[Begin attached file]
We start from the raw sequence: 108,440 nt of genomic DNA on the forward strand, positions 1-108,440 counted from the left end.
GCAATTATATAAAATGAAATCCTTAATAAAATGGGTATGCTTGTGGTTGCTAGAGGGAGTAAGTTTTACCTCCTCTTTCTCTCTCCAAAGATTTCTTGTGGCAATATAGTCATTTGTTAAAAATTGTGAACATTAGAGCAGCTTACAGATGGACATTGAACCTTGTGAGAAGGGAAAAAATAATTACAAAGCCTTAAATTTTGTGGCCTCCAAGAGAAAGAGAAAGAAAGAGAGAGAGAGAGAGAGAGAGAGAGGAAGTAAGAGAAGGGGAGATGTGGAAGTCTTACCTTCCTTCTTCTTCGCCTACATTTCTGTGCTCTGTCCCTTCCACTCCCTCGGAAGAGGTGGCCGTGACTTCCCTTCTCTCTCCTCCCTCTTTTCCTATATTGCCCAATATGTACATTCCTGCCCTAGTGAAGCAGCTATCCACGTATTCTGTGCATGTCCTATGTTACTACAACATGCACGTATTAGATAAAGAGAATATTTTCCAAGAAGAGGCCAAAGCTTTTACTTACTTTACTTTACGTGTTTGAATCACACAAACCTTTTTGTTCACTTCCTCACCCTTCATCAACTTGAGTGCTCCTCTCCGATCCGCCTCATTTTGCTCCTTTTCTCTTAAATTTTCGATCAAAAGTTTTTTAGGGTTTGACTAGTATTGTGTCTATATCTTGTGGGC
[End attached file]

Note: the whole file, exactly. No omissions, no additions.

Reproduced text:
We start from the raw sequence: 108,440 nt of genomic DNA on the forward strand, positions 1-108,440 counted from the left end.
GCAATTATATAAAATGAAATCCTTAATAAAATGGGTATGCTTGTGGTTGCTAGAGGGAGTAAGTTTTACCTCCTCTTTCTCTCTCCAAAGATTTCTTGTGGCAATATAGTCATTTGTTAAAAATTGTGAACATTAGAGCAGCTTACAGATGGACATTGAACCTTGTGAGAAGGGAAAAAATAATTACAAAGCCTTAAATTTTGTGGCCTCCAAGAGAAAGAGAAAGAAAGAGAGAGAGAGAGAGAGAGAGAGAGGAAGTAAGAGAAGGGGAGATGTGGAAGTCTTACCTTCCTTCTTCTTCGCCTACATTTCTGTGCTCTGTCCCTTCCACTCCCTCGGAAGAGGTGGCCGTGACTTCCCTTCTCTCTCCTCCCTCTTTTCCTATATTGCCCAATATGTACATTCCTGCCCTAGTGAAGCAGCTATCCACGTATTCTGTGCATGTCCTATGTTACTACAACATGCACGTATTAGATAAAGAGAATATTTTCCAAGAAGAGGCCAAAGCTTTTACTTACTTTACTTTACGTGTTTGAATCACACAAACCTTTTTGTTCACTTCCTCACCCTTCATCAACTTGAGTGCTCCTCTCCGATCCGCCTCATTTTGCTCCTTTTCTCTTAAATTTTCGATCAAAAGTTTTTTAGGGTTTGACTAGTATTGTGTCTATATCTTGTGGGC